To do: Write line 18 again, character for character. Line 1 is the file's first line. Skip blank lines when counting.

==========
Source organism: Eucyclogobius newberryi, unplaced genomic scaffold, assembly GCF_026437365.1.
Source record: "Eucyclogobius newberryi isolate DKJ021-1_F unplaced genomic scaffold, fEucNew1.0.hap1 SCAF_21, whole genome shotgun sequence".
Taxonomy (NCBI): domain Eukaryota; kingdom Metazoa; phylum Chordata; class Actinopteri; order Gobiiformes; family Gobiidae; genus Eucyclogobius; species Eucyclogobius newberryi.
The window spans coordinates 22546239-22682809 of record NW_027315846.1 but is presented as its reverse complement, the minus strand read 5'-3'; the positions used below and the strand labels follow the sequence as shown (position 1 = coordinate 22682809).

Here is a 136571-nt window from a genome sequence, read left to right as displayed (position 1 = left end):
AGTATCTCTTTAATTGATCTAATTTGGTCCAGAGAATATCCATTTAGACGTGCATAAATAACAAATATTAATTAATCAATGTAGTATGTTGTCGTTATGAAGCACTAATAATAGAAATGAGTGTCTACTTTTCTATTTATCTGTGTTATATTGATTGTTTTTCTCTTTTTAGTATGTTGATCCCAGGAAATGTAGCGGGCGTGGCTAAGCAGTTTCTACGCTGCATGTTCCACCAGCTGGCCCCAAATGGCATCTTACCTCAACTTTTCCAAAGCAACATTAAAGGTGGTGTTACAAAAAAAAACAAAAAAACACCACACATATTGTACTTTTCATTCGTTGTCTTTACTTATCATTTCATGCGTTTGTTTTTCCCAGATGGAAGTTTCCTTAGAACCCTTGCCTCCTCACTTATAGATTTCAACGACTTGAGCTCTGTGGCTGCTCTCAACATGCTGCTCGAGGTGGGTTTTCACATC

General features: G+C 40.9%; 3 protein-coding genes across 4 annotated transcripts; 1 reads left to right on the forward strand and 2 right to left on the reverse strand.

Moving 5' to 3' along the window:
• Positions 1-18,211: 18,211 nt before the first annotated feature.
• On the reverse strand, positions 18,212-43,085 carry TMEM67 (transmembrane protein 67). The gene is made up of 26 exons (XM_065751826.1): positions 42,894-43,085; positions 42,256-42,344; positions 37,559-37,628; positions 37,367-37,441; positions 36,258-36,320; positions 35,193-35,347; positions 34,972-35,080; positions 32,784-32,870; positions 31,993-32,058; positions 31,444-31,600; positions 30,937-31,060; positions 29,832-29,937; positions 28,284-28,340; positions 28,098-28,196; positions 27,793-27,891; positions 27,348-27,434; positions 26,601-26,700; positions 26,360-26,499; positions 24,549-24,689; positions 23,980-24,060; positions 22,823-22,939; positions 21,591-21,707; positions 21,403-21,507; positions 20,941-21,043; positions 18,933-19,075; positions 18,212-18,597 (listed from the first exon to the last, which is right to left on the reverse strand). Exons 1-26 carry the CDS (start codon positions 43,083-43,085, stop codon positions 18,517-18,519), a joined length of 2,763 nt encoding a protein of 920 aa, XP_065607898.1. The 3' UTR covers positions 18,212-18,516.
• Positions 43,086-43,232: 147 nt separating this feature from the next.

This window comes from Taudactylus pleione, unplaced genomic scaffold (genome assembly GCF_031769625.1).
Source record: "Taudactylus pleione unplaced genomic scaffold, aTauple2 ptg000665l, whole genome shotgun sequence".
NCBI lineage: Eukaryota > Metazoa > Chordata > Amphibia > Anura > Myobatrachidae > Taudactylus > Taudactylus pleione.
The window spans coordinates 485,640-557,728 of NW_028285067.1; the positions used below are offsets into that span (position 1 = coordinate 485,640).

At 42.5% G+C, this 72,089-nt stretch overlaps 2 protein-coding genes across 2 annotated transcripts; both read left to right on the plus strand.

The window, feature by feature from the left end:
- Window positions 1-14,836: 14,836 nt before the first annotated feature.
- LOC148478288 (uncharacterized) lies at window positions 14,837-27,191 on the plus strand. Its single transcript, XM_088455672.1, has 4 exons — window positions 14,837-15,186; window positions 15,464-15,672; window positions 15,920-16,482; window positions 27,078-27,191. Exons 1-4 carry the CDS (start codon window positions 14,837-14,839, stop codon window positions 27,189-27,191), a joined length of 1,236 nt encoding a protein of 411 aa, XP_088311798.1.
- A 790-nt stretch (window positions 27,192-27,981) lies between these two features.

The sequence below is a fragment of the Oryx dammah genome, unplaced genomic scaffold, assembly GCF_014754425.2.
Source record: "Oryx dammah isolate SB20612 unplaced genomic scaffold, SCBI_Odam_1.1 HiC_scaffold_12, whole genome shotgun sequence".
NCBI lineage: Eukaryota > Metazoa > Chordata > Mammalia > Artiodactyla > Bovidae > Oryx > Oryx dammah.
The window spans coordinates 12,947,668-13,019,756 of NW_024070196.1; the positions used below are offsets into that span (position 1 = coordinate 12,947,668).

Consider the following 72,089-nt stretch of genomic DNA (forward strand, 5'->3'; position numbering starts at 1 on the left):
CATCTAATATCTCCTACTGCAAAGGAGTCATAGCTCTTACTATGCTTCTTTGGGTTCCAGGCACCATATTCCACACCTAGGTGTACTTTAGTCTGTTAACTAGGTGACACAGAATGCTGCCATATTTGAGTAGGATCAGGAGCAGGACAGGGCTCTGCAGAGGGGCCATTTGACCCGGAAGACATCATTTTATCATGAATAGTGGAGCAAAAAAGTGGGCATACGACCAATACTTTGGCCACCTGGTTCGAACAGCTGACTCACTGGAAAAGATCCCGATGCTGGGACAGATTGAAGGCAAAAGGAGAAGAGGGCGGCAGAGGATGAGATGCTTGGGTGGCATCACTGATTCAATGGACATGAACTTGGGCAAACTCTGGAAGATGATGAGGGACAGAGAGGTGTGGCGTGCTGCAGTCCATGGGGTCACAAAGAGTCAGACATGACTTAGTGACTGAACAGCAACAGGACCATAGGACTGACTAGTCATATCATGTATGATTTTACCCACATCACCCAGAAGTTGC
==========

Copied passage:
- Window positions 1-14,836: 14,836 nt before the first annotated feature.